Hinsdale South preschool prepares teachers and students for school
Nikki Rusnaka with and Amber Wroda read a book together as Hinsdale South students teach a preschool program for their child development class. | Dan Luedert~Sun-Times Media
Updated: January 28, 2013 1:58AM
DARIEN — Students at Wee Care Preschool aren’t the only ones who are learning.
While the nine 3- to 5-year-olds enrolled in the program at Hinsdale South High School are learning a lot about math, science and other subjects, their teachers are learning to be preschool instructors and caregivers.
Wee Care is part of the high school’s Childhood Development course. Offered one semester each year, the class puts students in charge of running a preschool that meets three days a week for eight weeks.
“The do it all,” Hinsdale South teacher Andrea Smith said.
“I definitely want to major in elementary education,” said senior Karson Kurzeja.
She said her Wee Care experience has made her even more confident that teaching is the career she wants to pursue.
“It’s not just about playing,” Smith said.
Her students prepare and carry out lesson plans. When they aren’t teaching, they observe the preschoolers as part of their curriculum.
“I took this class to study adolescent behavior,” said sophomore Johanna Christoff, who hopes to study psychology in college.
Bridget Rassi of Darien has sent five of her eight children to Wee Care and plans to send her youngest two when they are old enough.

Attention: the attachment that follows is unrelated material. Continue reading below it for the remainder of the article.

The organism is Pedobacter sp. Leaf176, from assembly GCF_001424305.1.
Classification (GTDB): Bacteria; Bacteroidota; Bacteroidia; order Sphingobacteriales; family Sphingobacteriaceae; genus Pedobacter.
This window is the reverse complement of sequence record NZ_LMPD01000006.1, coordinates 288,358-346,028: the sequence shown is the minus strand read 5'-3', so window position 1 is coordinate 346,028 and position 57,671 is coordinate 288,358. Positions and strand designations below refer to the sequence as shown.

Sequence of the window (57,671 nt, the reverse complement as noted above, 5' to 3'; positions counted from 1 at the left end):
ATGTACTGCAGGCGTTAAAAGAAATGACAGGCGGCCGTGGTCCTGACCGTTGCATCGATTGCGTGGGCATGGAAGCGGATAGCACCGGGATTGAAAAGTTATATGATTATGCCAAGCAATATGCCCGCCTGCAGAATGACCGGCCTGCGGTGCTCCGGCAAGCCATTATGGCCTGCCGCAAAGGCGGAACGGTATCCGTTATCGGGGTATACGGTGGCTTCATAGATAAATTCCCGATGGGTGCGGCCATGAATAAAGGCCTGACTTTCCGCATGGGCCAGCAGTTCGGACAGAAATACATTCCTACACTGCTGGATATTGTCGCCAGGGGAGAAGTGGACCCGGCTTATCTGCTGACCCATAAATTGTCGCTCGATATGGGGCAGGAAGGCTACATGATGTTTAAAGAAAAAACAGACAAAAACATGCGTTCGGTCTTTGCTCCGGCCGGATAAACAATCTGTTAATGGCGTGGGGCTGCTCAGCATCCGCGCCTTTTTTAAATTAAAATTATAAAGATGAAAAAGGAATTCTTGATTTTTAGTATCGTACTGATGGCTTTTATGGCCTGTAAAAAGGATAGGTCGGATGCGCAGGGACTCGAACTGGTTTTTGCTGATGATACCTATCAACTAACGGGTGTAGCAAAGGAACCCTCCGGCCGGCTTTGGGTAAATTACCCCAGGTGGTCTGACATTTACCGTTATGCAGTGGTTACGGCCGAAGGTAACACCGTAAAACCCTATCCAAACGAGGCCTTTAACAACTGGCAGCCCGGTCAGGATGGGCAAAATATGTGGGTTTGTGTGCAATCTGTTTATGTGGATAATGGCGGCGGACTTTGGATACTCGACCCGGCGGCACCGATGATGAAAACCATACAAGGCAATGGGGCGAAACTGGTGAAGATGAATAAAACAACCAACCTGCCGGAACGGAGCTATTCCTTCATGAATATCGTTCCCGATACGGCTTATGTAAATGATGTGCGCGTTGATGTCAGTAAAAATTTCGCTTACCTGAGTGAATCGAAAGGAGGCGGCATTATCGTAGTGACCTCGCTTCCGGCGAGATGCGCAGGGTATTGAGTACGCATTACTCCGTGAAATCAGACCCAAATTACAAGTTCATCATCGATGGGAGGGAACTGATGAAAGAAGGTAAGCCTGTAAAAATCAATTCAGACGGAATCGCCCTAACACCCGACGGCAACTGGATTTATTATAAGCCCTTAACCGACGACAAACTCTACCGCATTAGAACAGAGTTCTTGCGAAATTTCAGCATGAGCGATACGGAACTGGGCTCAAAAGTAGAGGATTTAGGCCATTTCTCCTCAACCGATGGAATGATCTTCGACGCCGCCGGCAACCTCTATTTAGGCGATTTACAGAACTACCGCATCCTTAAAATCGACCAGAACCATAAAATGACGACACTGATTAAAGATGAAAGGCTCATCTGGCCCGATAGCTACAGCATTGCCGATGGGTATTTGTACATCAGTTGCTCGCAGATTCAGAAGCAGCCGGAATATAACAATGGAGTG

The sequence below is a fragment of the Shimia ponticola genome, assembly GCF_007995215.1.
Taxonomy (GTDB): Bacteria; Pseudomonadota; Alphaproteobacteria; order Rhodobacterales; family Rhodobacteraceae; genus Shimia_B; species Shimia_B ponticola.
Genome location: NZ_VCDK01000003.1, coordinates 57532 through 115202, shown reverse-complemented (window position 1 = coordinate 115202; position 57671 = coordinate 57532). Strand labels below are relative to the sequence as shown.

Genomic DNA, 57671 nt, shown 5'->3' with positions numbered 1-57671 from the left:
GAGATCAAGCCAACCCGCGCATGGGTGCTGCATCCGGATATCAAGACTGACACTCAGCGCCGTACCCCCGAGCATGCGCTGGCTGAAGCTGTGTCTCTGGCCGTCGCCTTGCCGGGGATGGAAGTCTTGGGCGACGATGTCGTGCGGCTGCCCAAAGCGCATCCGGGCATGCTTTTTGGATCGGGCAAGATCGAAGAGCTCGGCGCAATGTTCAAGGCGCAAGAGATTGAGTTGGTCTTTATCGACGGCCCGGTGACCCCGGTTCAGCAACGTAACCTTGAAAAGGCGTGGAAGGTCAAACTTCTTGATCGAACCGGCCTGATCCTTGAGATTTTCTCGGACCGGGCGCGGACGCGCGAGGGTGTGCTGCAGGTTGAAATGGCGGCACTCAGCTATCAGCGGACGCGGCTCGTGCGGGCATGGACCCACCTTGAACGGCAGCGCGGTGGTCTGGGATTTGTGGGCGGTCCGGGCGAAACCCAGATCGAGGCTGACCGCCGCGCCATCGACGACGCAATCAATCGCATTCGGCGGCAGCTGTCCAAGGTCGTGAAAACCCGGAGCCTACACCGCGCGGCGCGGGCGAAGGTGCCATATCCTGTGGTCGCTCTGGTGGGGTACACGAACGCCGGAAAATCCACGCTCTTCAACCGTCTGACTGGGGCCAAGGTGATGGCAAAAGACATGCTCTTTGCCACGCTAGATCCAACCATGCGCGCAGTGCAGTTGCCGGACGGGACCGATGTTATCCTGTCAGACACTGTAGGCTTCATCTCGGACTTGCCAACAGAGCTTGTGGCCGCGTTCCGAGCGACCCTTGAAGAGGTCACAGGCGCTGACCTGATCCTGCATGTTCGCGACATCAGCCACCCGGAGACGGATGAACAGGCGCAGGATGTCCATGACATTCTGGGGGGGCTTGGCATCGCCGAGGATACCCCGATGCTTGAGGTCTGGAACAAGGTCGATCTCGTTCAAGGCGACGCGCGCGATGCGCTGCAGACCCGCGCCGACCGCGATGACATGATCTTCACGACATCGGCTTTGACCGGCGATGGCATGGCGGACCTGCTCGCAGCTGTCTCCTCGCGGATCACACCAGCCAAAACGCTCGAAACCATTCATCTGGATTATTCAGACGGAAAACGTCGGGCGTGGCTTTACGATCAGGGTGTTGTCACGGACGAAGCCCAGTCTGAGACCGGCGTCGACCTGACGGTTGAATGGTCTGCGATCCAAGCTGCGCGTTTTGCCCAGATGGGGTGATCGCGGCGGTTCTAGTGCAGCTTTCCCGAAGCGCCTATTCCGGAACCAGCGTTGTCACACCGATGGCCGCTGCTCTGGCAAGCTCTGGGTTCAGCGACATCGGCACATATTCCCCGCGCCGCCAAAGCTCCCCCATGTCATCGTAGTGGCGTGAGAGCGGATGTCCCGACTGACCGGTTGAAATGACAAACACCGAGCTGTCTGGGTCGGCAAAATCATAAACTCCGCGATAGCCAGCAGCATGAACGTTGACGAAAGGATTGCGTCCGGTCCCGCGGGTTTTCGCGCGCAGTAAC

While Rassi believes her children benefit from the time they spend at the preschool, she also likes knowing she is helping to prepare the next generation of teachers.
“The only way these kids are going to learn about it is if they have this contact with the kids,” she said.
Parents pay $65 for the 8-week session, which teacher Laura Hughes said basically covers the cost of snacks and supplies.
“Anyone in the area is welcome to enroll their child,” Hughes said.
Wee Care is available just once a year, in the second half of the first or second semester. Students in the childhood development class spend the first half of the semester learning about infant, toddler and preschool development and behavior before opening the classroom doors to the preschoolers.
“They get a lot of instruction. A lot of one-on-one time,” Smith said of the children, who all participate in four sets of lessons prepared by four sets of student teachers each day. “They go home pretty tired.”